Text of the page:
Example #2: The Sharp Firm
The Sharp Firm is an Austin, Texas, law firm that specializes in personal injury law. The landing page on its homepage shows that the firm’s lawyers are specialized in providing “sharp & tough representation” to its clients. This value proposition makes clear that the firm makes the following assumptions about its potential clients:
- They value aggressive representation
- They want to feel taken care of by their attorneys
- They are particular about getting the right attorney to represent them
Again, this company has seemingly made only a few assumptions about its clients, which is commendable because it could have made so many more assumptions about its clients, too, such as:
- They want cheaper, more affordable attorneys
- They care more about price than quality
- They would rather have more diplomatic attorneys
- They would rather settle out of court instead of fight it out in court
Sure, the company could’ve assumed more about its buyers’ state of mind, but, wisely, it didn’t. You can’t really know unless you test each and every assumption. So the Sharp Firm did well by going with the hypothesis that made the fewest assumptions about its potential clients (they value aggressive representation in court).
By keeping the offer simple, the company makes their services applicable to a wide range of potential clients since most people want attorneys who fight for them. This will increase the number of people who get in touch with the law firm through the landing page.
On a separate note, this landing page has distraction issues (aka, all those links on the left, and the navigation bar on top.
Example #3: Smartify
Smartify is a digital marketing platform whose purpose is to “help brands drive direct connections to customers through social, mobile and web-based promotions.” The company’s landing page makes clear that it also makes just a few assumptions about its buyers.
- They want to engage their customers closely
- They value a variety of channels for their marketing promotions
- They are fond of using the power of the Internet to reach their customers
Making these few assumptions lets Smartify hypothesize that its buyers will get in touch with it to ask about the deployment of an ad campaign that gets right at their target audiences.
Example #4: Wistia
Wistia is a provider of professional video-hosting for your business, and its value proposition states that you can “add video to your website easily and on your own terms.” From this succinct and to-the-point offer, we can easily tell that Wistia assumes the following things about the state of mind of its buyers:
- They like it when things are easy
- They like control over the services they purchase
- They value a customizable tool
The hypothesis that Wistia is operating under is that its buyers will choose its service over its competitors because buyers will be able to do things their way with their service. Whenever customers can do things their way, things become simpler and more convenient for them, which is what Wistia’s banking on to help increase conversions.
The company could’ve also made additional assumptions about the state of mind of its buyers, but these wouldn’t have been helpful since they would’ve complicated things. These include:
- They aren’t tech-savvy
- They don’t have the time to devote to learning new things
- They like to do everything on their own
Example #5: Zipongo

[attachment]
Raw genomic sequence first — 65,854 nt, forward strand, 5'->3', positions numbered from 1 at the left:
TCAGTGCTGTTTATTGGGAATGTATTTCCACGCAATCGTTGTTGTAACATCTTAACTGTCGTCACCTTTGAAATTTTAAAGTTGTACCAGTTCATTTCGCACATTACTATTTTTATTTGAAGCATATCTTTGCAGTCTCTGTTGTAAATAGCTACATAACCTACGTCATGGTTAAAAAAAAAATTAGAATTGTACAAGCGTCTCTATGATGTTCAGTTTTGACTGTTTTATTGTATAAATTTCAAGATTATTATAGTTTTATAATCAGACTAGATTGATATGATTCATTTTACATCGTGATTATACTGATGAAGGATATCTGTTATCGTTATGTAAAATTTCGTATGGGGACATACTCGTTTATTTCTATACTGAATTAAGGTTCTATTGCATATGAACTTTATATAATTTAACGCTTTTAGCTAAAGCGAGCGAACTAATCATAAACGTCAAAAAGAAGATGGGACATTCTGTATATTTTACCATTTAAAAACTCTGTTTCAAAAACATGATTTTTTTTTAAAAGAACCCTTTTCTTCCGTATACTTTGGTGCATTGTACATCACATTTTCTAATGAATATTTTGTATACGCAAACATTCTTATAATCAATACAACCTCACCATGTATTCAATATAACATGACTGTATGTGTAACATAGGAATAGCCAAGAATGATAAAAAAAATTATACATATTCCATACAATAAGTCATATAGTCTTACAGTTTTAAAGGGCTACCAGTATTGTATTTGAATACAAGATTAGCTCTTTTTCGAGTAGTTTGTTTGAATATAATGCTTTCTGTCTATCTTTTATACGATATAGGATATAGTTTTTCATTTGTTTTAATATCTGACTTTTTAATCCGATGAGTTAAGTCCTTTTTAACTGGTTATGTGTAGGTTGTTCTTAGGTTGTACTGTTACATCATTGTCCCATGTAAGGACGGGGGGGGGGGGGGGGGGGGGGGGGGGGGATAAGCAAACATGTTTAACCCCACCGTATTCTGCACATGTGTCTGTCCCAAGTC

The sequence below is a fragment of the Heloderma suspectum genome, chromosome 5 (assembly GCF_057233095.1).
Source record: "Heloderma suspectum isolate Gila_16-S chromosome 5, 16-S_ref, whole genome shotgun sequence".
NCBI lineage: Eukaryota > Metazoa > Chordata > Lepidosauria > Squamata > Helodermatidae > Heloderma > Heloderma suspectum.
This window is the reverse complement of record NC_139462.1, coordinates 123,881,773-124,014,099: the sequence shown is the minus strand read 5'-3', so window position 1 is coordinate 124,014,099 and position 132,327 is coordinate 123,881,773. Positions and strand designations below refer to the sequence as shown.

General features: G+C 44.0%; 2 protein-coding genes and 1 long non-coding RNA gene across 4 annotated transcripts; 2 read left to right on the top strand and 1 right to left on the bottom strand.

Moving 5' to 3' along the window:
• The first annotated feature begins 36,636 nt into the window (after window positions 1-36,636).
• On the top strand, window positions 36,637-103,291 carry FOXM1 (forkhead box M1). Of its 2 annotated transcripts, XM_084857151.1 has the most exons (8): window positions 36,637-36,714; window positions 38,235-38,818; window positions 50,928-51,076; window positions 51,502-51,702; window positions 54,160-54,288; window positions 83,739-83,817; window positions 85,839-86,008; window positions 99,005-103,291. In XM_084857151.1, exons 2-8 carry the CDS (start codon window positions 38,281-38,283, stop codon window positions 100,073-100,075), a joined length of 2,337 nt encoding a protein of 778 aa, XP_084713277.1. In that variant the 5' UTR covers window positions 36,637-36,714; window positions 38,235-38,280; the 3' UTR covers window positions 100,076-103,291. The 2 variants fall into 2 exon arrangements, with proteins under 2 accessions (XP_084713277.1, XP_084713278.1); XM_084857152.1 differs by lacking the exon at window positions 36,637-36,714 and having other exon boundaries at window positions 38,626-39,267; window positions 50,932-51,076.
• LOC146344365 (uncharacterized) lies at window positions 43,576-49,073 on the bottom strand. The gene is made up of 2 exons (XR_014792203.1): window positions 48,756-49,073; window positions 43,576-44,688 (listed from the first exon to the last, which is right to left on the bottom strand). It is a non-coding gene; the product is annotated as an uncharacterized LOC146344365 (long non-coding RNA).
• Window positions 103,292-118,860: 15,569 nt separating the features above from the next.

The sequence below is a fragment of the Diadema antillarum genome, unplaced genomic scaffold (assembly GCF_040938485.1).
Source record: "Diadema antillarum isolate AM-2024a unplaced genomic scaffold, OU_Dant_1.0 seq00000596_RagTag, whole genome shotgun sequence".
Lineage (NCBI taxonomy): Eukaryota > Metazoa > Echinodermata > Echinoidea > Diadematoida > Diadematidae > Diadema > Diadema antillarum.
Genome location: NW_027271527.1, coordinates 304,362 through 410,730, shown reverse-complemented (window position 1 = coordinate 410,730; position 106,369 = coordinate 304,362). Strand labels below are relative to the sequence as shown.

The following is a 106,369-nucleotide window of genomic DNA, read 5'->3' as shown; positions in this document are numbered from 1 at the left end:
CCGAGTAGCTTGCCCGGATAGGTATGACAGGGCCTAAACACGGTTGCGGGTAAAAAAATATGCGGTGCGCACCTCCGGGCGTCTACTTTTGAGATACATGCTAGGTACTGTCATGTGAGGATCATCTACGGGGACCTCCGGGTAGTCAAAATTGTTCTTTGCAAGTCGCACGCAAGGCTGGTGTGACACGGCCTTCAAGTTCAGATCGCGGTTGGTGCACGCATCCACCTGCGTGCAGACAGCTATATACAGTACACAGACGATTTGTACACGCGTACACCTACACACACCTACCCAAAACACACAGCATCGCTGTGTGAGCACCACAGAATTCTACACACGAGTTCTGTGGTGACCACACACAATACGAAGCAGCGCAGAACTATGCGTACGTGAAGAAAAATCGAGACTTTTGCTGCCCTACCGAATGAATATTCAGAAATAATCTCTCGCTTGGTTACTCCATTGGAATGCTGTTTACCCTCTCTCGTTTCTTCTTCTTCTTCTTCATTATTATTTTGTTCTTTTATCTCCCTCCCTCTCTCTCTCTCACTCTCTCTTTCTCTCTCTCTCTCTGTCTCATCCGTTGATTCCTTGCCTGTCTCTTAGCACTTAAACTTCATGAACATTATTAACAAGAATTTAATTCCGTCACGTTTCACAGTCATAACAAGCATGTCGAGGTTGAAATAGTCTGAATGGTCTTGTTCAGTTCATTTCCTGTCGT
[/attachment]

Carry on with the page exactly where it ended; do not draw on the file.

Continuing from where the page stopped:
Besides boasting a highly memorable and unusual name, the company offers its customers a value proposition that cuts straight to a huge concern for many people these days: Their health. Its value proposition states that “we make it easy to eat well.”
From that succinct offer, we can tell that Zipongo made these assumptions about the state of mind of its customers:
- They are health-conscious
- They value efficiency
- Food is important to them
These few assumptions allowed the company to make the hypothesis that its customers (read: employers) would sign up for a service that promises to keep employees healthier by focusing on smart eating because healthy employees cost companies less money.
Example #6: Menucopia
Menucopia is a service that lets restaurant owners easily update their websites and menus for a very low monthly price that’s no more expensive than the cost of a phone line. From this value proposition, we can analyze that Menucopia made the following assumptions about its buyers:
- They like things to be free of hassle
- They value that their menu is up to date
- They don’t want to spend an arm and a leg to do so
So we can also sense that Menucopia is making the hypothesis that this will be reason enough for its prospective customers to input their email address into the ultra-simple, one-field form on the company’s landing page.
As with the other landing pages, we also see how Menucopia kept its assumptions about its customers’ state of mind to a minimum. On the other hand, the company could have gone overboard instead and made the following assumptions about the state of mind of its customers, too:
- They have too many items on their menus
- They can’t handle more complicated menu applications
- They don’t have large budgets
The simpler assumptions about its prospective customers led to a clearer value proposition that should reduce sign-up friction.
Occam's razor principle tells us that simplicity works better for a B2B site.
Of course, the hypothesis with the fewest assumptions can always be proven wrong later on down the road, but that’s why it’s also important that you do some research and test your assumptions about your buyers’ state of mind. However, to start off, it’s recommended that you tailor your value proposition to the first hypothesis that makes the fewest assumptions.
What do you think about the general concept of keeping things simple for B2B sites?